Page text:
September 26, 2020
What is cash flow?
Cash flow is the amount of money coming and going from your account every month. Take into account all your sources of income and the frequency of payment and chart it. Next, take all your expenses (one time, weekly, monthly, annual) and chart those.
The resulting chart will give you a clear picture of when and how much money is moving through your account. This is cash flow, the lifeblood of your business.
If your cash flow is positive, good job! If you take a look at your chart and your cash flow is negative, that can be a huge problem. But if you are one of the business that strategically planned a negative cash flow (many startups do this on purpose), then you probably have a plan on how to be profitable, but still keep an eye on it to make sure everything is sticking to the plan.
Your accountant should have a cash flow projection and past records available to you to learn more about the specifics of your business. If this is brand new to you, there is an excellent article on how to prepare a cash flow projection here. If you cannot remember, most business plans have a section on projected cash flow. Checking your original business plan is a great refresher.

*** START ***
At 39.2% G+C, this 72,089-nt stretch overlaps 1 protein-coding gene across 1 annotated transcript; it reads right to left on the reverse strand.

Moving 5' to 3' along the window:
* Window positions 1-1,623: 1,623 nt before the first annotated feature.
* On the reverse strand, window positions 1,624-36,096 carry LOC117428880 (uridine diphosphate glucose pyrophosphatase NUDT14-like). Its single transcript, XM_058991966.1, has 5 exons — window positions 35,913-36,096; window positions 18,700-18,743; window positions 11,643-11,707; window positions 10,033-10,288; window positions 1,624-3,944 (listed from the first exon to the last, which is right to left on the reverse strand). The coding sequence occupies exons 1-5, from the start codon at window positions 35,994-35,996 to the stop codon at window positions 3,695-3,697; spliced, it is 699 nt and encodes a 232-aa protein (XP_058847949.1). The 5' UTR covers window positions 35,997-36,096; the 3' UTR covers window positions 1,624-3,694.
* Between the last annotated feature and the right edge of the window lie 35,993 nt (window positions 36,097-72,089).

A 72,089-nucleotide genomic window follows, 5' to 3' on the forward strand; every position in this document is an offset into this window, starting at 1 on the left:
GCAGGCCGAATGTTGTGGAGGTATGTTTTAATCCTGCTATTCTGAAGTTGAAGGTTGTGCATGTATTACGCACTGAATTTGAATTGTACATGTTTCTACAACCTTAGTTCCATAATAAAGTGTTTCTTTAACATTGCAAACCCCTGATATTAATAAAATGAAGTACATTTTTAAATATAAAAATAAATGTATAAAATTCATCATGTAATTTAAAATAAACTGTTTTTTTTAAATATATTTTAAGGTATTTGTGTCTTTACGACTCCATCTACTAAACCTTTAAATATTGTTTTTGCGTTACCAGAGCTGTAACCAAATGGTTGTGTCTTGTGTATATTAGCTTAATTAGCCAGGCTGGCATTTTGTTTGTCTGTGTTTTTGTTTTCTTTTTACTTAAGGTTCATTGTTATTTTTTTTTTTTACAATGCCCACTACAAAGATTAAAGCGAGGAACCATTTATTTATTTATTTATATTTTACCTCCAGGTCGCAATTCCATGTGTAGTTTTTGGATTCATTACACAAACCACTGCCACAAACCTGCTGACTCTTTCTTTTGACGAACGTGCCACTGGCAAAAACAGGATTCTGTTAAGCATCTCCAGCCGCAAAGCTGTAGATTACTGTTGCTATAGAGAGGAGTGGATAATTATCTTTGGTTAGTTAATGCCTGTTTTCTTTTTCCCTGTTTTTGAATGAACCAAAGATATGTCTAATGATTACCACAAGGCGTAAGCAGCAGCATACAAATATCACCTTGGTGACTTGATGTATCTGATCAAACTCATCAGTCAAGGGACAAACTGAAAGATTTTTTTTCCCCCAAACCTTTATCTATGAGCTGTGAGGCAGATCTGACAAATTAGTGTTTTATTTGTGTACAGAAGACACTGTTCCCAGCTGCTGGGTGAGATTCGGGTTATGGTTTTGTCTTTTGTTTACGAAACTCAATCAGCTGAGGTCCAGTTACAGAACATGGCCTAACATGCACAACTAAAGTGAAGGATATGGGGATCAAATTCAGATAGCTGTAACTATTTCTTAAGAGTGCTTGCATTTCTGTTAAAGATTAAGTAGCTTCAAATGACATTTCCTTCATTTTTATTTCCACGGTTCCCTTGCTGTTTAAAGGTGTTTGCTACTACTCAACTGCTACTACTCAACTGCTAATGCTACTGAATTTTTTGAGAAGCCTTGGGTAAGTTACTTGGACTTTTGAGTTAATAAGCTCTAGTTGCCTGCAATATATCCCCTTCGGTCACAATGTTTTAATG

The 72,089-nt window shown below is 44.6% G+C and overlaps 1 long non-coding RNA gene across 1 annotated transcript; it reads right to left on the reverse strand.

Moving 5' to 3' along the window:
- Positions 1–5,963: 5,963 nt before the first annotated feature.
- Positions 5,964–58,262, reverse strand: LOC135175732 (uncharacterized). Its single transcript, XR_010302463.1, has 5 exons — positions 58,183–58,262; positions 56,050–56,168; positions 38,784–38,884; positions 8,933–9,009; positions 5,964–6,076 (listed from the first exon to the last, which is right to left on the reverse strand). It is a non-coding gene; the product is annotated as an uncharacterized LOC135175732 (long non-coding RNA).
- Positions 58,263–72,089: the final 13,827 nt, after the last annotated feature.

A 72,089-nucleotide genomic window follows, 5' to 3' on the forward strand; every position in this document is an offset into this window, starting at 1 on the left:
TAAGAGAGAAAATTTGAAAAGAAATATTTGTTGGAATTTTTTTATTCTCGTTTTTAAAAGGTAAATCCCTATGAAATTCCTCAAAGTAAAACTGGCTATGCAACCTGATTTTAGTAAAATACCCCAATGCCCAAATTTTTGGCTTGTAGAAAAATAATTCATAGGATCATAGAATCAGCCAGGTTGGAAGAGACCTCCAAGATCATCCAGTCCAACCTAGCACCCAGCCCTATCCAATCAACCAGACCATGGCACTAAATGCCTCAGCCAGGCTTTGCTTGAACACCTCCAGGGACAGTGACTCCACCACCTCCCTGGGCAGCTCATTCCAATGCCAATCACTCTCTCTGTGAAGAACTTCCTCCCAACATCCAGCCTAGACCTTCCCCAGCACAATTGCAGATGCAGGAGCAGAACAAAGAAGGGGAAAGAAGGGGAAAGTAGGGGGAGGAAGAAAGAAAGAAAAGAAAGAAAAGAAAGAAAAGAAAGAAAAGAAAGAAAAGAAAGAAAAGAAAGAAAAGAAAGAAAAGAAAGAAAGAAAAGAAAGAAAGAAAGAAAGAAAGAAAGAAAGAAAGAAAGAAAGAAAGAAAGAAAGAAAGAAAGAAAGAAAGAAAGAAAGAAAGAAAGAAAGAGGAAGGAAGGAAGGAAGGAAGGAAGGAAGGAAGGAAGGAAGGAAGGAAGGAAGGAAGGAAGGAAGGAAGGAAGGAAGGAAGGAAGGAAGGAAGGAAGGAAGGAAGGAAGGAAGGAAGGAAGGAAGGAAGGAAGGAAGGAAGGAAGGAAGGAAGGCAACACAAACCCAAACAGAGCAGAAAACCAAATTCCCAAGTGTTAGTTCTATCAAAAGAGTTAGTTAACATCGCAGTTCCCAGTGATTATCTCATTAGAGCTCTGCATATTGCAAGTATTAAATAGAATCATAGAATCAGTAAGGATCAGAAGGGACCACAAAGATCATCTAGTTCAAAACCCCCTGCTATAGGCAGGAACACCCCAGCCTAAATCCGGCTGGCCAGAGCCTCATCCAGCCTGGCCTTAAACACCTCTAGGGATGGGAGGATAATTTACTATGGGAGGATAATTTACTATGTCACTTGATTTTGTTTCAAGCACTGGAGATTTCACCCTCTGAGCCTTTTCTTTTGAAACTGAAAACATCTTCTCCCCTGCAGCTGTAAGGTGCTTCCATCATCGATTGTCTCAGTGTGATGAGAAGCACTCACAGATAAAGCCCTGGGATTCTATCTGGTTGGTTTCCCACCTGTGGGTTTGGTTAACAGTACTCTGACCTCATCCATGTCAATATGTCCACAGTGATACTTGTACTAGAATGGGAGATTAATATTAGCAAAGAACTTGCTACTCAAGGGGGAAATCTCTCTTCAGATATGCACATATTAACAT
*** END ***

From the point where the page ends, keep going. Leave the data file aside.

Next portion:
Why is familiarity with your cash flow important?
Do you need to make a big purchasing decision in the near future or buy new equipment or expand your staff? Your cash flow will give you the information on whether and when best you can afford to make those purchases. Are you consistently stressed about money towards the end of the month or maybe the middle? Your cash flow will show you when you are paying off your bills, and with that you can work to adjust the due dates to make everything flow more smoothly. If you cannot figure out why you have tons of sales but no cash, take a look at your cash flow, and if it still seems off, check your accounts receivable. Late payments can throw off the entire rhythm.
Learning to create your own cash flow budgets and predictions can be tricky and intimidating at first. But when you break everything down into small parts, like any project, it becomes much more manageable. You will be fluent in no time. The more familiar you are with your cash flow, the less stressed out you will be.
BY Alyssa LeBlanc
BY Max Golovnia
BY Alyssa LeBlanc
Armatic Co-founder and CTO